Former editor-in-chief of The Viking Voice and current design partner at Google Ventures, Jake Knapp is self-described as one of the tallest designers in the world. As former editor-in-chief from 1995-1996 and long-time newspaper member during high school, today Knapp often uses the communications skills that he learned during his time at The Viking Voice in the Real World. Working in software design, Knapp comments that newspaper is the “perfect education” for his line of work.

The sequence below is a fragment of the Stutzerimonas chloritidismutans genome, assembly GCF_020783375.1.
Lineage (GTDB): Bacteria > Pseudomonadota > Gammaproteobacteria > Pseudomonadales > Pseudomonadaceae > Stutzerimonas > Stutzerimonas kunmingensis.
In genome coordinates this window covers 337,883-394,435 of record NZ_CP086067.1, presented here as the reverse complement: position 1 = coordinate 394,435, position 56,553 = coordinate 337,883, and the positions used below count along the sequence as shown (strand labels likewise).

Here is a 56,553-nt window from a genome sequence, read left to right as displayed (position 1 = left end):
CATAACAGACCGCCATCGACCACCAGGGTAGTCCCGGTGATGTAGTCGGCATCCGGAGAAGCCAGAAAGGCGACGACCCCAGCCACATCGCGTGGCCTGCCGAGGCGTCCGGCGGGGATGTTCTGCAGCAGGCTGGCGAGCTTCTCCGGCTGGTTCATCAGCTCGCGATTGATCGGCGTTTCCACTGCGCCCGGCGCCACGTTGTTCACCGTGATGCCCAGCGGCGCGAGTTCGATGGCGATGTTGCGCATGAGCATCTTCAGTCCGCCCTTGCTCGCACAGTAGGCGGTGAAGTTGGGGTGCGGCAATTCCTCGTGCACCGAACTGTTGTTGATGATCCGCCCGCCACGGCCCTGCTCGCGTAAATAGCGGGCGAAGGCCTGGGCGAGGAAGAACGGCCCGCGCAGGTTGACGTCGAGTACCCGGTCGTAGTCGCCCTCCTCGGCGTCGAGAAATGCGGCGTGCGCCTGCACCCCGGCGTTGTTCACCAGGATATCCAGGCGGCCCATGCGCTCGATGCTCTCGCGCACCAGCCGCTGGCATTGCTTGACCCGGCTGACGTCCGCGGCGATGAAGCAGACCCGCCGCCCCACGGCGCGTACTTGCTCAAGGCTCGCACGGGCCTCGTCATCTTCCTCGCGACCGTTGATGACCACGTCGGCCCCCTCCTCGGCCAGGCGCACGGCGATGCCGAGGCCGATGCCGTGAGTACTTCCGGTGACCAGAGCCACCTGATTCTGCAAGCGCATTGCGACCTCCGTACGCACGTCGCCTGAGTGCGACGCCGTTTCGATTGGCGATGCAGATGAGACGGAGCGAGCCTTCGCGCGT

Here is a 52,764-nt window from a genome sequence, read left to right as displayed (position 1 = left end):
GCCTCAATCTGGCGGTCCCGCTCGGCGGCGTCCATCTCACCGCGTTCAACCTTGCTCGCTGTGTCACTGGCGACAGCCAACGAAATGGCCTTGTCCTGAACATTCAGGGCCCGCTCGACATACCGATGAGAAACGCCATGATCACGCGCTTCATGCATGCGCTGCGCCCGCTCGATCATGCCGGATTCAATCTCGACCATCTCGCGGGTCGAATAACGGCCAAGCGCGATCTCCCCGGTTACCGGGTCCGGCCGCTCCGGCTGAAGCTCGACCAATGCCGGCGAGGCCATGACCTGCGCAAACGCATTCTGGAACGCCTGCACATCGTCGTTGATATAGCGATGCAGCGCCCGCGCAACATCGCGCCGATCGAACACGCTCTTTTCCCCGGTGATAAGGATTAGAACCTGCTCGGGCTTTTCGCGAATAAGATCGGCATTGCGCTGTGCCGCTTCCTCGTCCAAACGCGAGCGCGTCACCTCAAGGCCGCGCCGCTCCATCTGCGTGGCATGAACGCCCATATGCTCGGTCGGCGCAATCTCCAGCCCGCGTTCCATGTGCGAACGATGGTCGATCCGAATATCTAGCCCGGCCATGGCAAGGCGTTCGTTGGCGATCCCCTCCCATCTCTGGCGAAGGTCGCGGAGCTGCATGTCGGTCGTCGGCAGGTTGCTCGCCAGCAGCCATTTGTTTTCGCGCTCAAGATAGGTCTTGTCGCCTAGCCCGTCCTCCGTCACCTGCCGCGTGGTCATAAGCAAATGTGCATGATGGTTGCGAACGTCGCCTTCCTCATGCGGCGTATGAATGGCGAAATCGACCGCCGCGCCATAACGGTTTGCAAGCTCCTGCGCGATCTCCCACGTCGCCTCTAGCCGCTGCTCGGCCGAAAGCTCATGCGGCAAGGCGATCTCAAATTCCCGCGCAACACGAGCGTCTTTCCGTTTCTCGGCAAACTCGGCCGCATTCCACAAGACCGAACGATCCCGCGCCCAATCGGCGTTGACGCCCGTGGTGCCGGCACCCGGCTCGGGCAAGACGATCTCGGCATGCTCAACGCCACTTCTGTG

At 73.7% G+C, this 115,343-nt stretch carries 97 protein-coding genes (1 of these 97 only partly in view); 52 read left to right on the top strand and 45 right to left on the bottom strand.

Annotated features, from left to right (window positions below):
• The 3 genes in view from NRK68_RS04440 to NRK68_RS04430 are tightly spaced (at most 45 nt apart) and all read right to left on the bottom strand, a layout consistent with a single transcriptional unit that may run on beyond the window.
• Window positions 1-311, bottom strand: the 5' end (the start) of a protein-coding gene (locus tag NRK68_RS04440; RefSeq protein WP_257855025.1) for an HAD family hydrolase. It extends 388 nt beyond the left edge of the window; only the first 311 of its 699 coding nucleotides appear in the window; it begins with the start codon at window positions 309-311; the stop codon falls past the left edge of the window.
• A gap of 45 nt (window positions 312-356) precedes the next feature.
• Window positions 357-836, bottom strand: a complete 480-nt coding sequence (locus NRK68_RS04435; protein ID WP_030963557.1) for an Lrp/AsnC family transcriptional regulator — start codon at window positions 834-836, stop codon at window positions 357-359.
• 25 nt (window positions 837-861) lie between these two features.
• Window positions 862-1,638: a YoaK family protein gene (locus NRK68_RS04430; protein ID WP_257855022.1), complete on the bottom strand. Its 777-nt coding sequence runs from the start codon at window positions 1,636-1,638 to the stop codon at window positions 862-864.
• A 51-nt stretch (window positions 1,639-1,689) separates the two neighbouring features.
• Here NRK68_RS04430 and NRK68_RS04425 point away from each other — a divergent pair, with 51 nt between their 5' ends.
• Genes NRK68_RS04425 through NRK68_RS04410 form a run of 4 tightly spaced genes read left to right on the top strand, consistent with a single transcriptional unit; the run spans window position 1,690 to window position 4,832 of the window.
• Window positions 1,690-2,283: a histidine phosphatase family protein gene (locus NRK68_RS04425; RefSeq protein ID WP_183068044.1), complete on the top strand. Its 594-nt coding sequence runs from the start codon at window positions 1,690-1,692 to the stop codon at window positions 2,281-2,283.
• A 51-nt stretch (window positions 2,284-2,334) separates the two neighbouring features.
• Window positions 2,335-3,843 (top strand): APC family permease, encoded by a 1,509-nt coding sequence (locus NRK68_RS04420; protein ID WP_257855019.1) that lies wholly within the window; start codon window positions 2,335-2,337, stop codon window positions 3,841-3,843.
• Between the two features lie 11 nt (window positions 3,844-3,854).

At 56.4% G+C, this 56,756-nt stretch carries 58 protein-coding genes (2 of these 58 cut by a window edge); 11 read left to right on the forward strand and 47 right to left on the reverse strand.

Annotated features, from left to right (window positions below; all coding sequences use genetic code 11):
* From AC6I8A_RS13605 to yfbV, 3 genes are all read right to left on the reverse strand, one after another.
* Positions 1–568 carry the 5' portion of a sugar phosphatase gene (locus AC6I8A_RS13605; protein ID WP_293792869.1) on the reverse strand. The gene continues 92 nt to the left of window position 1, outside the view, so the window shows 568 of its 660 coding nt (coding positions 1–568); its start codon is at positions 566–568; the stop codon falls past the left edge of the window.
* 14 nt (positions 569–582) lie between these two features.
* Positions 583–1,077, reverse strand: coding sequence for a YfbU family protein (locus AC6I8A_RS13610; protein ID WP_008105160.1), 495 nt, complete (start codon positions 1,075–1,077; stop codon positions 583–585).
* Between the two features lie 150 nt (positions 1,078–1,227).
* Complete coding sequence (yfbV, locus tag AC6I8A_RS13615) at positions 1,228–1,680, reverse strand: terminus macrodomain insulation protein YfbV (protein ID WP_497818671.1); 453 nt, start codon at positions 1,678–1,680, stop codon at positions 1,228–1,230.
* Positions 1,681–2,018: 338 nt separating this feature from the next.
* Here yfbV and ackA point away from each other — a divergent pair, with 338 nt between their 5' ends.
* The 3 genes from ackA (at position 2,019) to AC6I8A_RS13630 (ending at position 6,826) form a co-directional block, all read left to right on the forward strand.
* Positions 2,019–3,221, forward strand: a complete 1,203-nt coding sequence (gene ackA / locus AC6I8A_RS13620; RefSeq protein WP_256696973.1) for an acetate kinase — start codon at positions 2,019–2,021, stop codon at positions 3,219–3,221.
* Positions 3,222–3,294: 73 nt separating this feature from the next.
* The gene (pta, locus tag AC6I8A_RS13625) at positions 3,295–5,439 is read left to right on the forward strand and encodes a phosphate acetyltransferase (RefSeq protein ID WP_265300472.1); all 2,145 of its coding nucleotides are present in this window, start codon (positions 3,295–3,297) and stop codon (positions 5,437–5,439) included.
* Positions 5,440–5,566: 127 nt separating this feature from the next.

Knapp works at Google Ventures in the Real World. Google Ventures is “kind of” a part of Google, but less so now due to “the Alphabet thing,” in Knapp’s words, referring to the breakup of Google in administration. The company invests in around 300 companies such as Uber and Medium, many of which are related to healthcare and technology. “My job is to help companies we’ve invested in — in designing their products, and [helping] when they have questions. We work with them together for a week. We’re gonna create something really fast and we’re gonna show it to people.” Knapp compares the process to the night before sending the paper to The Islands’ Sounder for print, deemed “Hell Night,” during his run as editor-in-chief. Today, it’s only known as “Print Committee,” which is decidedly “not as cool.” Knapp elaborates on the process, known as a “sprint”: “For instance, I’ve done that with Medium a couple times. We go in and work with them for a week on some new idea they want to test. We’ll make a prototype of it and test it with their customers. That’s what I do over and over again, work with these different companies and find out what they’re working on — super fun because I kind of geek out on all the technology things they’re doing.” Knapp is currently working on a book that is due in March discussing the five-day process of the sprint, a flow developed at Google Ventures.